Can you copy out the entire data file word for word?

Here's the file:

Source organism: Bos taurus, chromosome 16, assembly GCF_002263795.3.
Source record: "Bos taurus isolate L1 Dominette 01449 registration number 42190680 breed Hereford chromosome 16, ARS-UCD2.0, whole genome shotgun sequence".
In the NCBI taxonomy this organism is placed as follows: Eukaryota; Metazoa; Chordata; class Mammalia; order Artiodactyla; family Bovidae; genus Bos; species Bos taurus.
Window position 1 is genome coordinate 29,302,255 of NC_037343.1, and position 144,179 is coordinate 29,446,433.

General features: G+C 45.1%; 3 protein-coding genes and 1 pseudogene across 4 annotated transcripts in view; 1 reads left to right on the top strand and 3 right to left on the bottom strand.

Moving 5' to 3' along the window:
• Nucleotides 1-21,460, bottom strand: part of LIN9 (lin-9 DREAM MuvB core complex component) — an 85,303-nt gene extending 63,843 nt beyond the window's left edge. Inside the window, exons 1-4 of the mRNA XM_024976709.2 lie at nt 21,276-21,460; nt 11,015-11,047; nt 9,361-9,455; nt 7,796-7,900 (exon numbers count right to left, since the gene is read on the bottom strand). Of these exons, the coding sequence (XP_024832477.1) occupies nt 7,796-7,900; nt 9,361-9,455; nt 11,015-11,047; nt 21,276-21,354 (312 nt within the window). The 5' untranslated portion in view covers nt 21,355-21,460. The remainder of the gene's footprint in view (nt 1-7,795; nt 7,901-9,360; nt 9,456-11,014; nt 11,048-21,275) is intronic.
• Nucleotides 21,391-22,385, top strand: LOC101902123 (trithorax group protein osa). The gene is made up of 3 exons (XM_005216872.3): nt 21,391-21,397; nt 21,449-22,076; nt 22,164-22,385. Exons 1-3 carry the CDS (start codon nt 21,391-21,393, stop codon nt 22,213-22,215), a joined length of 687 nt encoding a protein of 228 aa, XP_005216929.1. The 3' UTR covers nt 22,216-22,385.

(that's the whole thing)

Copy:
Source organism: Bos taurus, chromosome 16, assembly GCF_002263795.3.
Source record: "Bos taurus isolate L1 Dominette 01449 registration number 42190680 breed Hereford chromosome 16, ARS-UCD2.0, whole genome shotgun sequence".
In the NCBI taxonomy this organism is placed as follows: Eukaryota; Metazoa; Chordata; class Mammalia; order Artiodactyla; family Bovidae; genus Bos; species Bos taurus.
Window position 1 is genome coordinate 29,302,255 of NC_037343.1, and position 144,179 is coordinate 29,446,433.

General features: G+C 45.1%; 3 protein-coding genes and 1 pseudogene across 4 annotated transcripts in view; 1 reads left to right on the top strand and 3 right to left on the bottom strand.

Moving 5' to 3' along the window:
• Nucleotides 1-21,460, bottom strand: part of LIN9 (lin-9 DREAM MuvB core complex component) — an 85,303-nt gene extending 63,843 nt beyond the window's left edge. Inside the window, exons 1-4 of the mRNA XM_024976709.2 lie at nt 21,276-21,460; nt 11,015-11,047; nt 9,361-9,455; nt 7,796-7,900 (exon numbers count right to left, since the gene is read on the bottom strand). Of these exons, the coding sequence (XP_024832477.1) occupies nt 7,796-7,900; nt 9,361-9,455; nt 11,015-11,047; nt 21,276-21,354 (312 nt within the window). The 5' untranslated portion in view covers nt 21,355-21,460. The remainder of the gene's footprint in view (nt 1-7,795; nt 7,901-9,360; nt 9,456-11,014; nt 11,048-21,275) is intronic.
• Nucleotides 21,391-22,385, top strand: LOC101902123 (trithorax group protein osa). The gene is made up of 3 exons (XM_005216872.3): nt 21,391-21,397; nt 21,449-22,076; nt 22,164-22,385. Exons 1-3 carry the CDS (start codon nt 21,391-21,393, stop codon nt 22,213-22,215), a joined length of 687 nt encoding a protein of 228 aa, XP_005216929.1. The 3' UTR covers nt 22,216-22,385.